We were the Odd Couple. When the late, talented Dan Stewart (VP/GM of WHNN-FM/Bay City) and I were elected in 1984 to head the MAB, I was cast in the role of the first female MAB president and Dan, who was sightless, was the Vice President. One wit said of the announcement, ‘This may be the halt leading the blind.’ Dan pointed out that — at five, eleven in heels — I couldn’t be called the Little Woman. I reminded him that living well is the best revenge. Maybe, we were spared worse teasing because our stations were so successful. I mean, how bad could we be? It was a good year thanks to Tom Cleary, MAB’s untitled chief executive, who single handedly managed the show behind the scenes. With little to do, Dan and I could confine our MAB efforts to lobbying (we succeeded in nixing a State sales tax on
certain non-broadcast equipment) and planning the annual meeting.

(l-r) Bob Liggett, Liggett Broadcasting; Dan Stewart, WHNN-FM; and Gary Stevens, WKNR-AM during the 1984 MAB Annual Conference.

We moved the traditional conference date from September to August. (That was good, for one time.) ABC, which owned WXYZ-TV, agreed to pay for their Presidents of Broadcast Standards and Research (among other presenters) to give seminars in their professional areas. Larry King was our headliner. Either the earlier date or the program offerings drew a large attendance.

We all knew the MAB could not grow unless we could generate income beyond dues. At the time, Governor James Blanchard was engaged in an intense effort to promote Michigan and its economy. Doug Ross, the State’s Director of Commerce brought an idea to me that I found exciting and Tom said was a model in other states. So, at our last session in Gaylord, I presented it to the MAB membership. It fell flat. But it didn’t die.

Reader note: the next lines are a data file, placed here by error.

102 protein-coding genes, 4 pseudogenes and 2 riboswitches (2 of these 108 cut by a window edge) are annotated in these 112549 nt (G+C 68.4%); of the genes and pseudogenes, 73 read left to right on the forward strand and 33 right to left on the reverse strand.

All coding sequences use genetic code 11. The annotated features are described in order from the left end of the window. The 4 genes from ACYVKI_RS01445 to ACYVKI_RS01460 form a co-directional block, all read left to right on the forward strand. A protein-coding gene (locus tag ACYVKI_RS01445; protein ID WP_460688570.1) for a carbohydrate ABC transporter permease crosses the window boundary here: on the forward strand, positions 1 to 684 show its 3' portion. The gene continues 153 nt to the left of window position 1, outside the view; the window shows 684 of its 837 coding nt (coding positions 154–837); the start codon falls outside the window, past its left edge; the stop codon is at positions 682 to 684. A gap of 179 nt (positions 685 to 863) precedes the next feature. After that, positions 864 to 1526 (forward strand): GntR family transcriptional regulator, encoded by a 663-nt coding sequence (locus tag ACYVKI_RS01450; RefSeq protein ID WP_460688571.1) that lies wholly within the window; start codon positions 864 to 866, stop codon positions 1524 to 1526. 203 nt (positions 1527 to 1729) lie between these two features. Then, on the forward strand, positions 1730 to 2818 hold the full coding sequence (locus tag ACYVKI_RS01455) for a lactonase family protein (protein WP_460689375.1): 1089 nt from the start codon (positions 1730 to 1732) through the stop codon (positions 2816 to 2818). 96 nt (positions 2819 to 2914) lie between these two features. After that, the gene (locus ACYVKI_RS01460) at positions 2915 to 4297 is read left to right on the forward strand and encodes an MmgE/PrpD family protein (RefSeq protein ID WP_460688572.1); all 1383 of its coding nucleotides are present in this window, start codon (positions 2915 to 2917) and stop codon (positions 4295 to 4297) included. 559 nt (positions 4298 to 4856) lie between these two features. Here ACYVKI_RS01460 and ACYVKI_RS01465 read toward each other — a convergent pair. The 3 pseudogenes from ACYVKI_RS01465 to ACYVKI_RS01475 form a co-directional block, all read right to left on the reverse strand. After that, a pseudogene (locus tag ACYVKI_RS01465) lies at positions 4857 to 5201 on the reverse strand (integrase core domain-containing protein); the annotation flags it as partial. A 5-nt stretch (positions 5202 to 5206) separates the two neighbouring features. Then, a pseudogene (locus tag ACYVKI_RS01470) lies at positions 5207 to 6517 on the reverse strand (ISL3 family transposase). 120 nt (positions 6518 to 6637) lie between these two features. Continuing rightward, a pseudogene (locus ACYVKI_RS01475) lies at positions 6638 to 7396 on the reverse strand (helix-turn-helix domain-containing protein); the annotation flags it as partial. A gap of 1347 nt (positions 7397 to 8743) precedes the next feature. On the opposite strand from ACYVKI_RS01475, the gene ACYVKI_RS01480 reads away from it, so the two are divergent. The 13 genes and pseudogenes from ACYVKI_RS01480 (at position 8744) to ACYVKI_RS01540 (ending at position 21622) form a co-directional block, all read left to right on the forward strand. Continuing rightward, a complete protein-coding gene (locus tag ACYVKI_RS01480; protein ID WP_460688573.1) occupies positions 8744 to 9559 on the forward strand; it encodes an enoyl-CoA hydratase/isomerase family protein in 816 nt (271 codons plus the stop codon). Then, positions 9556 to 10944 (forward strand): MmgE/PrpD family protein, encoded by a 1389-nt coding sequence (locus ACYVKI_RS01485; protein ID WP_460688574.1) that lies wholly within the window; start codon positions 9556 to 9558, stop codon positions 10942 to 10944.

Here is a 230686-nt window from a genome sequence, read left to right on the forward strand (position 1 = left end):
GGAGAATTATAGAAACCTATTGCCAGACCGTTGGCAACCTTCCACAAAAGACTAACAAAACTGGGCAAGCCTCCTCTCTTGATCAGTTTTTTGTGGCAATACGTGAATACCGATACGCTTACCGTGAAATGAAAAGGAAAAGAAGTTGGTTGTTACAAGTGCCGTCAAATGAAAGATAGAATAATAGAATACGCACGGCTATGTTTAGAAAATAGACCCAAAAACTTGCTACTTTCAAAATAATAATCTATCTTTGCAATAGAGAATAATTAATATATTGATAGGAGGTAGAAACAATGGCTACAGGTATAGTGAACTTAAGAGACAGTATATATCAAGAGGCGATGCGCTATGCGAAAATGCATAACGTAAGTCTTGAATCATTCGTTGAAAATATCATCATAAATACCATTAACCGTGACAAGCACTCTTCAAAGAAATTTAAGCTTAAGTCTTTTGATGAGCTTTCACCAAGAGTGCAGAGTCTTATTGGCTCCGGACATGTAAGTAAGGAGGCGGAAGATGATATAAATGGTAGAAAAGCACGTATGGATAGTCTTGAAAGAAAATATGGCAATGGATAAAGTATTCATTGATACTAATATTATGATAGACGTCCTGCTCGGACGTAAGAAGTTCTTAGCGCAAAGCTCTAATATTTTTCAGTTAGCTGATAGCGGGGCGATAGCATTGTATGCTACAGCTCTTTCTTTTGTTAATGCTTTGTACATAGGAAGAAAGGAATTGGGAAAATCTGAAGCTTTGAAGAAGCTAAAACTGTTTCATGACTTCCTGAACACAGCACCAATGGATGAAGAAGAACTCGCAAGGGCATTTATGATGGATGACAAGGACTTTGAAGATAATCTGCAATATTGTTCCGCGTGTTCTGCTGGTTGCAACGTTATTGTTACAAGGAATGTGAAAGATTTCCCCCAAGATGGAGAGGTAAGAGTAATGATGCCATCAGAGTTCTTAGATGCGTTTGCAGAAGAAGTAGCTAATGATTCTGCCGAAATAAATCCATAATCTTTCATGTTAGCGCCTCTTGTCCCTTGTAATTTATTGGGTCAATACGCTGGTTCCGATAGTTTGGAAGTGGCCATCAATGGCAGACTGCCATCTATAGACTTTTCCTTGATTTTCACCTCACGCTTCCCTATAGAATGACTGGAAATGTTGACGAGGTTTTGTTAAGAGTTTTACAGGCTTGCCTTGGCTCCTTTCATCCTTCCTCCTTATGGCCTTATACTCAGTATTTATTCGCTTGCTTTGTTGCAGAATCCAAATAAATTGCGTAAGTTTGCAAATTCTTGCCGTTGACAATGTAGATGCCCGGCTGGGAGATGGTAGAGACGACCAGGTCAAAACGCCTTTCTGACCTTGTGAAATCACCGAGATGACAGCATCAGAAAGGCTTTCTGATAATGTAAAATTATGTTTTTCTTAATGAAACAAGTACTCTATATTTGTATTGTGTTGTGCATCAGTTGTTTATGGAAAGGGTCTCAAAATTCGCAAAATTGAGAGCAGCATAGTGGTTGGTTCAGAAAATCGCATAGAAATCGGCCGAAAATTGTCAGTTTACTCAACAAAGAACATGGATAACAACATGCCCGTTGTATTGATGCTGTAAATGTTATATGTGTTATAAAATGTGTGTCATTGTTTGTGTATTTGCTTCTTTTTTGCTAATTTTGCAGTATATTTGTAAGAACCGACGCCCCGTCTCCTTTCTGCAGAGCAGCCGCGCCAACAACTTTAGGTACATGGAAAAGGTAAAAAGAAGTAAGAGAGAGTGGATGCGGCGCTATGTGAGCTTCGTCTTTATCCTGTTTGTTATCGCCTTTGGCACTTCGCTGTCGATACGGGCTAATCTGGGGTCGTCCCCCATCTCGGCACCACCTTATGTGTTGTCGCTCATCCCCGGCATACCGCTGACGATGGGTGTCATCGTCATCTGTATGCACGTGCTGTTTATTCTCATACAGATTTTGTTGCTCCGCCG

Too good not to use, the idea was refined by Tom, Doug Ross, the Governor’s Press Secretary Rick Cole, State Treasurer Robert Bowman and MAB past presidents Ken MacDonald and Peter Kizer. Simply put, member stations would each air beautiful promos about the State 15 times a month. The spots would be treated as PSAs, and the State would compensate the MAB for its participation. With a lot of work, Ken and the Board sold it to the members. Once implemented, our income increased five fold and a new era was launched.

A year later, the outstanding Karole White was hired as our first, full time executive director and the MAB grew quickly from a part-time volunteer association to the sophisticated nationally recognized business organization it is today with superior professional programs, an array of member services, a polished website and a magazine.

I am fortunate to be part of MAB’s history; even more to be a member of its illustrious present.

Jean Findlater’s comments originally appeared in the April, 2009 issue of the MAB E-Newsletter.


Memories from Tom Cleary (MAB Executive Director, 1968-1985)
From a 2009 MAB Interview

 

Download a transcript of this interview here.